Aren't these cards adorable?! Gateway-Longview's Christmas card campaign "Gateway Greetings" is in full swing and the cards above are available for purchase with all the proceeds to benefit the at-risk children in their programs.

Gateway-Longview, in Buffalo, NY, is one of the largest not-for-profit, child and family service agencies in Western New York that provides care, counseling and support to over 850 at-risk children, youth and their families in our community. The agency was founded in 1890 and provides community support through programs such as foster care, adoption, therapeutic education services, residential programs and therapeutic visitation.

Won't you consider buying one or more packs to help them out? Why spend the money at the big stores when you can buy these cards knowing the money will help kids in need? You can place an order by following THIS LINK.


Thursday, October 29, 2009

Cross Post From My Other Blog, About Tallen's Birthday

Were it not for my sense of humor, I probably would have cried myself to sleep last night...

1. For months, whenever someone mentioned that Tallen would would be turning six soon, he would either go into an hour long crying session or turn really pale and look almost frightened and then walk away without a word. I held out hope that, once the big day actually arrived, he would get so engrossed in the festivities that he would forget his fears about turning six.

2.For the past week, he has been telling me that Tuesday would just be a normal day, no birthday. So I had scaled back any plans for a large party. I had reduced the guest list to just my husband and me, his sisters, and his favorite aunt. I still had plans to make him a cake that looked like a hamburger, as he Googles pictures of them all the time. I called and reminded everyone that that shouldn't make any references to him about a birthday or turning six. I also reminded them not to sing happy birthday at the "No Birthday" party, so they wouldn't set him off. He hates that song at anyone's birthday party and covers his ears and cries.

3. On Monday, I had Renni sneak over the Play-Doh Burger Factory that I had bought for Tallen. He had talked and talked about this thing for days. I decided to give it to him a day early and make no mention of it being a present. Hubs hid it under his jacket and called Tallen into the room. He gave him the bag and, when Tallen peeked inside, he was speechless. He took it straight to his room, read the instructions, and assembled it quickly. I had to giggle about the fact that he can actually read instructions.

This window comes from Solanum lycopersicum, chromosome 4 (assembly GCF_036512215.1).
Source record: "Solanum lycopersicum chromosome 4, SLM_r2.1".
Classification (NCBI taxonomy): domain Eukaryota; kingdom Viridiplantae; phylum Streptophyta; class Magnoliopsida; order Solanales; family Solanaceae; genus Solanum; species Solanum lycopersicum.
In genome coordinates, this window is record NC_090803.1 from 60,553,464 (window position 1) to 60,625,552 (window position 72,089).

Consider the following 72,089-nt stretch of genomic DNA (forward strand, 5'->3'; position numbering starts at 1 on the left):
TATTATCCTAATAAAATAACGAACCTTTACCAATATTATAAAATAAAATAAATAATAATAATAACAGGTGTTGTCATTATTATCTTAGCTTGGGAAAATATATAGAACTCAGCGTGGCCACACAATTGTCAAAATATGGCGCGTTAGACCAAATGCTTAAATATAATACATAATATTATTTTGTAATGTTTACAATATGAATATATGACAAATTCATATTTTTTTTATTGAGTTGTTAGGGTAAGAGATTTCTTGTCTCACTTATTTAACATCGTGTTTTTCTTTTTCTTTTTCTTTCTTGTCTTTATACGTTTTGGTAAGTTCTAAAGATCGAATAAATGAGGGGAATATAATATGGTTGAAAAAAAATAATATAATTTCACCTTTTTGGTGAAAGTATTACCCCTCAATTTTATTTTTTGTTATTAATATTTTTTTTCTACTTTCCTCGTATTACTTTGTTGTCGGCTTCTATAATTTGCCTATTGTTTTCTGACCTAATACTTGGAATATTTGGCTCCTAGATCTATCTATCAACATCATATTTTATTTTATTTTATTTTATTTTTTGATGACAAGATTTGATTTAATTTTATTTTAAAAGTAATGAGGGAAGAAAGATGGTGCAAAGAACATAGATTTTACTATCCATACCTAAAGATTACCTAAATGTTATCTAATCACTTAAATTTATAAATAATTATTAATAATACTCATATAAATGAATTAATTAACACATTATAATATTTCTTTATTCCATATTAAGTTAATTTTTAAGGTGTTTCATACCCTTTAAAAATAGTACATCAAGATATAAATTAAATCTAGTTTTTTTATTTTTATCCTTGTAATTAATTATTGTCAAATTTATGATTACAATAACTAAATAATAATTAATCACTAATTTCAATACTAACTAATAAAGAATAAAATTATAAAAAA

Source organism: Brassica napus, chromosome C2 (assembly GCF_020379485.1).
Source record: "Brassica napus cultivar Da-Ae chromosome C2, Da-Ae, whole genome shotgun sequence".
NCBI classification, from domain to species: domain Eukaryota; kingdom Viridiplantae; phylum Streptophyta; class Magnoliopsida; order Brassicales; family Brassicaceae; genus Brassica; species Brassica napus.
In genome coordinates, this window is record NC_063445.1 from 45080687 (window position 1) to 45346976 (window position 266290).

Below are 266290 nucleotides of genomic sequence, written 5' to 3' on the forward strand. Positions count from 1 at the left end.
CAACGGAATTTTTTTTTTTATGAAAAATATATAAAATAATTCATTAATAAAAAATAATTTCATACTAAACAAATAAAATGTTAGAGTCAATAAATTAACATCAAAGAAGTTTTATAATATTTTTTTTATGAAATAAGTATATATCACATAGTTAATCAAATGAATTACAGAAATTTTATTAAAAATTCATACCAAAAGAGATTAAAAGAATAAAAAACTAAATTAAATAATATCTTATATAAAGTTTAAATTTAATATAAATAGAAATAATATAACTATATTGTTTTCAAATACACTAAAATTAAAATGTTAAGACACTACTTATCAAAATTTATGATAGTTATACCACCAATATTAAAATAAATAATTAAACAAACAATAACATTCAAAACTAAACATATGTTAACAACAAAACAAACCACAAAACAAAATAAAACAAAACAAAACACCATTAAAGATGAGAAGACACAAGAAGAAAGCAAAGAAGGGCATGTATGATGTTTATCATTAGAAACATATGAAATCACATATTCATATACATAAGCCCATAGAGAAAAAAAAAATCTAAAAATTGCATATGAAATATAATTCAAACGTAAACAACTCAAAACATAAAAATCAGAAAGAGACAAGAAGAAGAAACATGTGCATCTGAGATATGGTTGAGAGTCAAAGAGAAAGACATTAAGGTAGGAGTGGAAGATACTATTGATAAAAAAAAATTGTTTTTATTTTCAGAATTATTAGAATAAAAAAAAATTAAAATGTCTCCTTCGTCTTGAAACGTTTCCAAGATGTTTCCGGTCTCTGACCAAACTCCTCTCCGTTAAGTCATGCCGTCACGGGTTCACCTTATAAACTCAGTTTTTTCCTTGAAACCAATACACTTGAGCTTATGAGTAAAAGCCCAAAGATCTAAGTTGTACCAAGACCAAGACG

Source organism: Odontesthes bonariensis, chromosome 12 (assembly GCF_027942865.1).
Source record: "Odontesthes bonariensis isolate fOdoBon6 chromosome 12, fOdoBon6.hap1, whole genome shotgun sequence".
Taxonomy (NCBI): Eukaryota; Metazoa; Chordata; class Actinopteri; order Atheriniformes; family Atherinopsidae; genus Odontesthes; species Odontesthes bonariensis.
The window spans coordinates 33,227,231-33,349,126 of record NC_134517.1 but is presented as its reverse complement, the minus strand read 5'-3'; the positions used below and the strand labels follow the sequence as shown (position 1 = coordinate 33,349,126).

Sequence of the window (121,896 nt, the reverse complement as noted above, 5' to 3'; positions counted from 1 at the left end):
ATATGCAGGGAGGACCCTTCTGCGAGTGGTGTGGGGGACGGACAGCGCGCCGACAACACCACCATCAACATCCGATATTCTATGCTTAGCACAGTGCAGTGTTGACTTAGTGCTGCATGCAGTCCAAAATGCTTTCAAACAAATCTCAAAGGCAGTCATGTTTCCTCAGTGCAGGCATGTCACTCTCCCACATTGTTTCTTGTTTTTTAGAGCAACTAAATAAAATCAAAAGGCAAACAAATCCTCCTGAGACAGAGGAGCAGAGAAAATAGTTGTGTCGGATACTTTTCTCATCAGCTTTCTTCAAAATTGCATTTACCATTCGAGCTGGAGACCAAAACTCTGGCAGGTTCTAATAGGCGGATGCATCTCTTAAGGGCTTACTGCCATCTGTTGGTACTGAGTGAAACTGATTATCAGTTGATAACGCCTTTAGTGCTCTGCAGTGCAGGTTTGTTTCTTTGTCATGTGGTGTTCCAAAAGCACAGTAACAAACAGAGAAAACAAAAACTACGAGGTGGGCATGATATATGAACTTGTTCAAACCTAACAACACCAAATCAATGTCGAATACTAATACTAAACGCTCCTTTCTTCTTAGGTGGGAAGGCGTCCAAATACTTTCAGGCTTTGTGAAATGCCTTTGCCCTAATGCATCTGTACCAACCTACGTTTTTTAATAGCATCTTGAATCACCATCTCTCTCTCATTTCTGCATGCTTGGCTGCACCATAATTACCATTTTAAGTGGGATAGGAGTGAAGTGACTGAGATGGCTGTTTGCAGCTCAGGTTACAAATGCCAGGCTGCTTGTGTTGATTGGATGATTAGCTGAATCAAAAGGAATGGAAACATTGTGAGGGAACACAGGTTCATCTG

He was so precious! When I walked into his room, he said, "Welcome to my burger restaurant!" Then he pointed to the empty box, that had been tossed to the floor in his haste, and asked, "Who got this for me?" I said, " Daddy and I did." He said, "But it not a birthday present, right? It's just an everyday present." I nodded and said, "Exactly."

He played and played and played with the burger factory. Each of us pretending to be his customers. He had to order Ross out of his restaurant, as she insisted on trying to eat the burgers! LOL I have to tell you, it was 3 A.M. before he actually stopped playing with it. I thought I would die, when I walked into his room. It looked like Walt Disney had barfed in there! Little colorful pieces of Play-Doh were scattered about. He sat staring at the mess, exhausted. I nearly peed my pants laughing, when he turned his tired little face to me and said, " Mama, I was just kidding about wanting the Play-Doh burger factory. I really wanted the Play-Doh Spaghetti Factory! You need to box this back up and give it back to Wal-mart."

4. Yesterday morning, Tallen awoke and made his way into the kitchen, where I was busy making last minute preparations. Like removing crayon marks from the picture window, fingerprints from the microwave, and mopping the floor. "Would you like some sausage, eggs, and gravy?" I asked. I had made his favorite breakfast earlier and had it waiting for him. "Yes!", he said, eyes sparkling. As he sat there eating, looking so happy, my hopes were lifted. I took a deep breath, "Happy Birthday! You're six years old today!"